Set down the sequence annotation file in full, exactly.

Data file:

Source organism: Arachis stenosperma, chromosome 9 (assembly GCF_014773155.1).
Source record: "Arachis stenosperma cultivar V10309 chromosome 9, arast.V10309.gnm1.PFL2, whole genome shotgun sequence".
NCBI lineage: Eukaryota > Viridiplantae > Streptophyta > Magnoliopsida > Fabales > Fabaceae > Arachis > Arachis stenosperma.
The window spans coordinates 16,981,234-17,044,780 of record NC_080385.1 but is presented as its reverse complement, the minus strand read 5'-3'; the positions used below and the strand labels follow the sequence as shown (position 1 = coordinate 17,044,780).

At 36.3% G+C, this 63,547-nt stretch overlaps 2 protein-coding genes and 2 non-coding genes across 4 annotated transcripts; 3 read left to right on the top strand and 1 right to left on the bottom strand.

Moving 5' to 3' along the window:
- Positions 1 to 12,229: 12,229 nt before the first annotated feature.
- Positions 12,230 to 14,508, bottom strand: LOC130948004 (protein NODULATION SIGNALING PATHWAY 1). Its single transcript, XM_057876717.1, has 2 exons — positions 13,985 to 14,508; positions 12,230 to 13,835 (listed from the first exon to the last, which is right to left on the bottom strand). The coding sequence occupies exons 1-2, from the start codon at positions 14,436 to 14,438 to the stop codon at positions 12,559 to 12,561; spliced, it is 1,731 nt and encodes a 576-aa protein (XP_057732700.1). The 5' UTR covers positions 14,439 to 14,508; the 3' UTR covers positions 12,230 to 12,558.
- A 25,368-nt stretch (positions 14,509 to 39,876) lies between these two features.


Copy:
Source organism: Arachis stenosperma, chromosome 9 (assembly GCF_014773155.1).
Source record: "Arachis stenosperma cultivar V10309 chromosome 9, arast.V10309.gnm1.PFL2, whole genome shotgun sequence".
NCBI lineage: Eukaryota > Viridiplantae > Streptophyta > Magnoliopsida > Fabales > Fabaceae > Arachis > Arachis stenosperma.
The window spans coordinates 16,981,234-17,044,780 of record NC_080385.1 but is presented as its reverse complement, the minus strand read 5'-3'; the positions used below and the strand labels follow the sequence as shown (position 1 = coordinate 17,044,780).

At 36.3% G+C, this 63,547-nt stretch overlaps 2 protein-coding genes and 2 non-coding genes across 4 annotated transcripts; 3 read left to right on the top strand and 1 right to left on the bottom strand.

Moving 5' to 3' along the window:
- Positions 1 to 12,229: 12,229 nt before the first annotated feature.
- Positions 12,230 to 14,508, bottom strand: LOC130948004 (protein NODULATION SIGNALING PATHWAY 1). Its single transcript, XM_057876717.1, has 2 exons — positions 13,985 to 14,508; positions 12,230 to 13,835 (listed from the first exon to the last, which is right to left on the bottom strand). The coding sequence occupies exons 1-2, from the start codon at positions 14,436 to 14,438 to the stop codon at positions 12,559 to 12,561; spliced, it is 1,731 nt and encodes a 576-aa protein (XP_057732700.1). The 5' UTR covers positions 14,439 to 14,508; the 3' UTR covers positions 12,230 to 12,558.
- A 25,368-nt stretch (positions 14,509 to 39,876) lies between these two features.